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Gioia's Deli wins prestigious James Beard Award

Gioia's Deli wins prestigious James Beard Award

Gioia's on The Hill

An interior view of Gioia's on The Hill, photographed on Friday, Jan. 27, 2017. Photo by Robert Cohen,

For 99 years, St. Louisans have known about Gioia’s Deli’s hot salami sandwiches. Now the whole country knows.

The lunchtime-only institution on the Hill received the James Beard Foundation’s America’s Classics Award on Wednesday, just one of five restaurants around the nation to receive the prestigious honor.

Owner Alex Donley was happy (“It’s going crazy here,” he said) but did not claim credit for the accolade.

“I don’t think it’s me. I think it’s the four generations before me. There are two things that we have always focused on: quality of food and making the community a better place. So any opportunity we have to make the community better, we took,” he said.

In fact, community is specifically part of the award. It has been given since 1998 to restaurants that are family-owned, that are more than 10 years old and that are representative of their communities.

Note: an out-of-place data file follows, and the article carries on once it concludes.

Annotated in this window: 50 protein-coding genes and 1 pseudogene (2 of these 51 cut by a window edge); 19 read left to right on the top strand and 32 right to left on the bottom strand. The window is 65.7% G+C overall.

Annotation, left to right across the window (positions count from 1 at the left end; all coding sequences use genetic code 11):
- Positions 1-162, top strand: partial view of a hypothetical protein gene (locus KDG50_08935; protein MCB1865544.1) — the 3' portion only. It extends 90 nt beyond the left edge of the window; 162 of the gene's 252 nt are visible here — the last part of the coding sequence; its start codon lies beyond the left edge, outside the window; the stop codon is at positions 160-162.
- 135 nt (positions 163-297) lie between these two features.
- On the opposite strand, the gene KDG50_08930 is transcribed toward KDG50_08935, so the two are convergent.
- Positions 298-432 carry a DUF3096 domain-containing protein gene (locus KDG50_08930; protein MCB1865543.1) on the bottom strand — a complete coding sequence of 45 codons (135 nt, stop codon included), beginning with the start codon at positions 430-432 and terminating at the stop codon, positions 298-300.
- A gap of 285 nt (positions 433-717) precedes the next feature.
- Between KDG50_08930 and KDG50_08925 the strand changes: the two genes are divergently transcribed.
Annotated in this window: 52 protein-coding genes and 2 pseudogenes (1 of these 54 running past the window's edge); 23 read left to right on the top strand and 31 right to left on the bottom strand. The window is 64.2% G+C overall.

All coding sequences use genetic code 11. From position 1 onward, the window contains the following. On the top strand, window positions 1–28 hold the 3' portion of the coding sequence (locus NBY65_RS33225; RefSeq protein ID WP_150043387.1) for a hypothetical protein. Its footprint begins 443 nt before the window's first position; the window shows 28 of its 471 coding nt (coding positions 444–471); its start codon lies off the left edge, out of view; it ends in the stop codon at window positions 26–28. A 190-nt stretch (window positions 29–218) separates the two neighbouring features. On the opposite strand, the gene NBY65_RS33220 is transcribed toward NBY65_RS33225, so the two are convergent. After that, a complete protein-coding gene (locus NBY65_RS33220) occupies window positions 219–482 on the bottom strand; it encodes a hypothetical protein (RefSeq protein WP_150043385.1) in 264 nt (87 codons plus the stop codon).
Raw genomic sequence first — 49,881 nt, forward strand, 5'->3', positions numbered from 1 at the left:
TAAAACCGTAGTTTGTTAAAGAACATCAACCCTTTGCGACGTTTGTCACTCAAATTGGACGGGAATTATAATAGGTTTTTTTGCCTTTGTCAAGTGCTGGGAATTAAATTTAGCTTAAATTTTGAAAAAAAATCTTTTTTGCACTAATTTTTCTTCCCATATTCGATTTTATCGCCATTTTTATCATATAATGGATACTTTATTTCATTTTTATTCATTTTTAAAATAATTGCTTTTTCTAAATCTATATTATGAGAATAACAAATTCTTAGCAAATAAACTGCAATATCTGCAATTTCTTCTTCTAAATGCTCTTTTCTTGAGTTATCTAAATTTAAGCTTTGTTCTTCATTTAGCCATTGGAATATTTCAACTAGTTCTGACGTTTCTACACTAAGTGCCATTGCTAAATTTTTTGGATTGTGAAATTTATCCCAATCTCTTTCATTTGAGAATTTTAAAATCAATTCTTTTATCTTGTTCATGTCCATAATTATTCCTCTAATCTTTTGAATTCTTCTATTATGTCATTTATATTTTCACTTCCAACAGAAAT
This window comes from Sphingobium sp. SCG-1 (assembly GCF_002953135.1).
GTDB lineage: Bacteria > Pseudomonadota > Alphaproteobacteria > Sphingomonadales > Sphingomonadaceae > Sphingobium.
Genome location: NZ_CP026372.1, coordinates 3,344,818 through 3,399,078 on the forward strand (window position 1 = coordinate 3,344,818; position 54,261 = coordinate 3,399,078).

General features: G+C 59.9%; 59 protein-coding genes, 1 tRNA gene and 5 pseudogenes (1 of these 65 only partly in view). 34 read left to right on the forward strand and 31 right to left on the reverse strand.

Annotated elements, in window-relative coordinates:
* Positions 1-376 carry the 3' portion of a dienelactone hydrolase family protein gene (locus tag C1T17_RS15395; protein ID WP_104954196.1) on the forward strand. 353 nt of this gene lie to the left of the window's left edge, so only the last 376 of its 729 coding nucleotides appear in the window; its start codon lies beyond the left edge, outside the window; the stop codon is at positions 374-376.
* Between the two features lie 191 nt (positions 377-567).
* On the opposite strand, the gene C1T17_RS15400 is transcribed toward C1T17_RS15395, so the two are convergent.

Gioia’s was founded in 1918 by Charlie Gioia, an immigrant from Italy. Situated at 1934 Macklind Avenue, the building was constructed from materials left over from the 1904 World’s Fair.

Gioia brought with him from Marcallo, Italy, a recipe for hot salami that became the deli’s signature item. He passed it down to his sons, Steve and John Gioia. When they sold the restaurant to Donley’s mother, Cathy, in 1980, they gave the recipe to her.

The recipe has been written down only once, Alex Donley said. It is now in a safe.

“We sell 1,600 pounds a week of it. It’s our No. 1 product. It’s like Hodak’s fried chicken. You can go in and get a salad, but why the hell would you do it?” he said.

The salami is made in the restaurant’s kitchen. It is also served at the deli’s downtown location at 903 Pine Street, which opened in 2016.

“Gioia’s hot salami sandwich has been St. Louis’ sandwich for 99 years,” Donley said. “Yogi Berra came in and got a hot salami and mustard sandwich every time he came to town. I waited on him at least six times. It’s a St. Louis thing.”

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